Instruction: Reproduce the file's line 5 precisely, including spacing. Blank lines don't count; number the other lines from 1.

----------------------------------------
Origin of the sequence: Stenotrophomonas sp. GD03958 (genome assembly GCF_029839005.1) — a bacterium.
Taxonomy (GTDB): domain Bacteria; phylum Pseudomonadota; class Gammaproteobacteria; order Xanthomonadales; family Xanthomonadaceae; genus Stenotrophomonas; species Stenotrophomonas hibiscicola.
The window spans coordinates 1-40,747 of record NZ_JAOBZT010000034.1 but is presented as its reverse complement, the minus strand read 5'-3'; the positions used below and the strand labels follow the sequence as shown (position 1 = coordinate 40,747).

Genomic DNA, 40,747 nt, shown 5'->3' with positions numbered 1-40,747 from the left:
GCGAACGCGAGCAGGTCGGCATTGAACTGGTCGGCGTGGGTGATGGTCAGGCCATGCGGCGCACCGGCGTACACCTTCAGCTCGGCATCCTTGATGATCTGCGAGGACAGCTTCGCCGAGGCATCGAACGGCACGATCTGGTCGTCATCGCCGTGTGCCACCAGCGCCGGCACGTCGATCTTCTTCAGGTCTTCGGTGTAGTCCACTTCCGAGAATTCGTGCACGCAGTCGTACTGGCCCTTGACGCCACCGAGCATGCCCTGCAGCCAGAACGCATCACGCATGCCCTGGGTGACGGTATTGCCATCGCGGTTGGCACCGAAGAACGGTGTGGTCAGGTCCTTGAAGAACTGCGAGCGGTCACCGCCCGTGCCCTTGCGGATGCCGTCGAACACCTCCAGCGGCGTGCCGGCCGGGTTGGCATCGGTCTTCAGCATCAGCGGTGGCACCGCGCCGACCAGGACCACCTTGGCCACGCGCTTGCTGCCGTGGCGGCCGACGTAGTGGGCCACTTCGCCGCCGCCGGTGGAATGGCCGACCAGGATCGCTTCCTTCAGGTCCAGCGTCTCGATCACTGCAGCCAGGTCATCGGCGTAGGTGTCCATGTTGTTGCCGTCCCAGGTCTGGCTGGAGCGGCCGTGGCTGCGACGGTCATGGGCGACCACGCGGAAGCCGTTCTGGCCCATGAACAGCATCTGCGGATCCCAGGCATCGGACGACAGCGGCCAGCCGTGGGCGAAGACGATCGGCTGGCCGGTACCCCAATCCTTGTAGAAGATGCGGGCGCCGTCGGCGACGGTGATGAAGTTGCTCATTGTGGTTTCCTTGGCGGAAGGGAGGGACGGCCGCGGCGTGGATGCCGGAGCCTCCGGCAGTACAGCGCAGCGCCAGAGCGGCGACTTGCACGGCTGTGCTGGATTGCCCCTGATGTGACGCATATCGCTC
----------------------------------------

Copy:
GCGAACGCGAGCAGGTCGGCATTGAACTGGTCGGCGTGGGTGATGGTCAGGCCATGCGGCGCACCGGCGTACACCTTCAGCTCGGCATCCTTGATGATCTGCGAGGACAGCTTCGCCGAGGCATCGAACGGCACGATCTGGTCGTCATCGCCGTGTGCCACCAGCGCCGGCACGTCGATCTTCTTCAGGTCTTCGGTGTAGTCCACTTCCGAGAATTCGTGCACGCAGTCGTACTGGCCCTTGACGCCACCGAGCATGCCCTGCAGCCAGAACGCATCACGCATGCCCTGGGTGACGGTATTGCCATCGCGGTTGGCACCGAAGAACGGTGTGGTCAGGTCCTTGAAGAACTGCGAGCGGTCACCGCCCGTGCCCTTGCGGATGCCGTCGAACACCTCCAGCGGCGTGCCGGCCGGGTTGGCATCGGTCTTCAGCATCAGCGGTGGCACCGCGCCGACCAGGACCACCTTGGCCACGCGCTTGCTGCCGTGGCGGCCGACGTAGTGGGCCACTTCGCCGCCGCCGGTGGAATGGCCGACCAGGATCGCTTCCTTCAGGTCCAGCGTCTCGATCACTGCAGCCAGGTCATCGGCGTAGGTGTCCATGTTGTTGCCGTCCCAGGTCTGGCTGGAGCGGCCGTGGCTGCGACGGTCATGGGCGACCACGCGGAAGCCGTTCTGGCCCATGAACAGCATCTGCGGATCCCAGGCATCGGACGACAGCGGCCAGCCGTGGGCGAAGACGATCGGCTGGCCGGTACCCCAATCCTTGTAGAAGATGCGGGCGCCGTCGGCGACGGTGATGAAGTTGCTCATTGTGGTTTCCTTGGCGGAAGGGAGGGACGGCCGCGGCGTGGATGCCGGAGCCTCCGGCAGTACAGCGCAGCGCCAGAGCGGCGACTTGCACGGCTGTGCTGGATTGCCCCTGATGTGACGCATATCGCTC